Information regarding these programs can be found on the Maryland Department of Human Services Office of Home Energy Programs website or by calling 1-800-332-6347. Additionally, Prince George’s County residents may qualify for energy assistance from Mary’s Center by calling 202-545-2024 or by going directly to maryscenter.org. Income- eligible Montgomery County residents can receive energy assistance from Interfaith Works by calling 301-762-8682.

Pepco also offers Budget Billing, which averages payments over 12 months to make it easier for your energy bill to fit your budget and prevent seasonal peaks. And Pepco’s Gift of Energy program allows anyone to make a payment toward a friend or family member’s energy bill. The gift appears on a future bill as a credit to the recipient’s account.

To learn more about Pepco, visit The Source, Pepco’s online newsroom, at https://thesourcepepcoholdings.com/pepco. Find additional information by visiting pepco.com, on Facebook at facebook.com/pepcoconnect and on Twitter at twitter.com/pepcoconnect. Pepco’s mobile app is available at pepco.com/mobileapp.

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Pepco empowers employees through amplified DEI efforts

A more culturally sensitive, inclusive workplace environment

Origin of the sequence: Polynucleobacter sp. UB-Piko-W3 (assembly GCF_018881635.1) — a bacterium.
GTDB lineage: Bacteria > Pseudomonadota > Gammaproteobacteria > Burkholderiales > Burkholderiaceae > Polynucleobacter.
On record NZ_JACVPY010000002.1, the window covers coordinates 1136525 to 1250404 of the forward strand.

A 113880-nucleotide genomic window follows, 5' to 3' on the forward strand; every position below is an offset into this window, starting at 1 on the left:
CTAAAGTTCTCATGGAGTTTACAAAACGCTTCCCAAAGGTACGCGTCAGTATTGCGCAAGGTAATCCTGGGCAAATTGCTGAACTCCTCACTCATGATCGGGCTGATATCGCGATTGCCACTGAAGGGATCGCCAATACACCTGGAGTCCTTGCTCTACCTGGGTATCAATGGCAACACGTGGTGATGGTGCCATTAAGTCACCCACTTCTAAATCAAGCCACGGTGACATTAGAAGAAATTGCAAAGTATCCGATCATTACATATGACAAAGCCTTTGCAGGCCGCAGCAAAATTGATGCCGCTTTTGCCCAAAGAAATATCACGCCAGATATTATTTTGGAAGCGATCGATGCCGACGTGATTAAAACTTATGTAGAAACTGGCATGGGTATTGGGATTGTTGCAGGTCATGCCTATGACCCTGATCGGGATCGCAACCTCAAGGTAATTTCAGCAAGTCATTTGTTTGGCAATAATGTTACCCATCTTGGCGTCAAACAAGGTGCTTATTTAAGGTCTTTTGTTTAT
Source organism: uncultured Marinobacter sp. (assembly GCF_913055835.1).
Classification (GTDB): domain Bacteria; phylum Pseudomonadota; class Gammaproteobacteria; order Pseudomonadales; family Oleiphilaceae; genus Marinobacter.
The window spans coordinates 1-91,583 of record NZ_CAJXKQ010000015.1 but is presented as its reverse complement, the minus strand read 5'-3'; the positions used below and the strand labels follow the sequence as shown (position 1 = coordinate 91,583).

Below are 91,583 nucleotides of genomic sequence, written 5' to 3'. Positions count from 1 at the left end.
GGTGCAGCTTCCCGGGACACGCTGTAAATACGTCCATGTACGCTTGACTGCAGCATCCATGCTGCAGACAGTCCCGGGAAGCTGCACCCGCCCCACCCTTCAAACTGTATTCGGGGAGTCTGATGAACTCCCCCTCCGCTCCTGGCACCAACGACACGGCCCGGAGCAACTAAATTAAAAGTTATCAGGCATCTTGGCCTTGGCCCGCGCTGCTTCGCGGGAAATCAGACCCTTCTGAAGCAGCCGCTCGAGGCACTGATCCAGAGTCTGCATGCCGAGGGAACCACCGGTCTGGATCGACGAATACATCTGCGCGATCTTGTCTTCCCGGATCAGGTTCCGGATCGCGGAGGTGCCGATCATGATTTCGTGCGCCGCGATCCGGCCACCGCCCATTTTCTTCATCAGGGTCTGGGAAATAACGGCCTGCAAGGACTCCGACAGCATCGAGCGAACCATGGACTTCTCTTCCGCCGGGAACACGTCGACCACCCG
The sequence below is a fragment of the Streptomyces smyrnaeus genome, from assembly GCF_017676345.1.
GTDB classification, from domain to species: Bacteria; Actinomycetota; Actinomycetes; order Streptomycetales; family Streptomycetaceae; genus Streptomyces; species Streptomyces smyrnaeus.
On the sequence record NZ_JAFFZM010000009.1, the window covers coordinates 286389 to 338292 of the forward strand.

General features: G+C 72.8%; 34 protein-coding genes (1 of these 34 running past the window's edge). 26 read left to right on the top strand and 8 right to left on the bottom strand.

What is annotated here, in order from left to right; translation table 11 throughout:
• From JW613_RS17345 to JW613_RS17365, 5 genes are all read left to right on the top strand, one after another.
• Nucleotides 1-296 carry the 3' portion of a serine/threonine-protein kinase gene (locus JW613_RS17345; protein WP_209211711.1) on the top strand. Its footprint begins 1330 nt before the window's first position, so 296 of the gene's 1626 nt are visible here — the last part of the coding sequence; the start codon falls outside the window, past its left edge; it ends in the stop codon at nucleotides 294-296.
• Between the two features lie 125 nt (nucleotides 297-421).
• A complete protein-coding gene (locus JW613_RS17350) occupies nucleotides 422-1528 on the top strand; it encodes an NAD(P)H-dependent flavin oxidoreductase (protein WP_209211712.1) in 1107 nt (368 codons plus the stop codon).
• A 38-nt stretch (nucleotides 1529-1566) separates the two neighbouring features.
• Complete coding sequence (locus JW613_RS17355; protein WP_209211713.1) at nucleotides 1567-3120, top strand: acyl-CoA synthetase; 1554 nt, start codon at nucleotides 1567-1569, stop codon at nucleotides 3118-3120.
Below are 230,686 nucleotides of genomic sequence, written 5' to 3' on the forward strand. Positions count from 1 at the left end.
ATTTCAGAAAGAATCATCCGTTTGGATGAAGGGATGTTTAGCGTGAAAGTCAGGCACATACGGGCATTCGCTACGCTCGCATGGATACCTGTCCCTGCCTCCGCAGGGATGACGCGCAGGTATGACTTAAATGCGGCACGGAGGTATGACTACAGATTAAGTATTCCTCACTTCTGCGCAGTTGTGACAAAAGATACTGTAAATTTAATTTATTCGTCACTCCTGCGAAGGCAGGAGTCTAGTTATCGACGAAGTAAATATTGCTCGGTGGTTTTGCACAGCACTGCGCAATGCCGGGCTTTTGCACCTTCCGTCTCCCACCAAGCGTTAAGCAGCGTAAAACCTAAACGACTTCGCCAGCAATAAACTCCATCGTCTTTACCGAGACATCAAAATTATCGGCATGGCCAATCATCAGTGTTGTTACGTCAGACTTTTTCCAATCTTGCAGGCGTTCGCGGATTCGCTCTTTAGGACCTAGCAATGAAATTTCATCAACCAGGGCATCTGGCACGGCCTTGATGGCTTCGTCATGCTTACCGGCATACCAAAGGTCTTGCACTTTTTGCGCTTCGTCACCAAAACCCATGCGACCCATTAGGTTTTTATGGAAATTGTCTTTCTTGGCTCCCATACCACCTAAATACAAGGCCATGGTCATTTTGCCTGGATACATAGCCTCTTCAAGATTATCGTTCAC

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DEI, gay news, Washington Blade
Robbie Atkins, Pepco’s Manager of Energy Supplier Services, has been with the company for more than 30 years. (Photo courtesy Pepco; photographer Rick Giammaria; “LOVE” mural © 2017 by Lisa Marie Thalhammer, commissioned and funded by the DC Commission on the Arts and Humanities, DC Creates Public Art Building Communities Program)

Diversity, equity, and inclusion, or “DEI,” is quickly becoming one of the most widely talked about topics in business, media, the nonprofit community and many other sectors. From startups, to boutique agencies to Fortune 100 companies, DEI is critical and expected, especially from an employee’s point of view. It’s an employer’s job to foster an environment that empowers employees in every way, being aware of and removing barriers, encouraging opinions to be voiced, and creating avenues for all to succeed professionally. Feeling seen, heard and represented is key.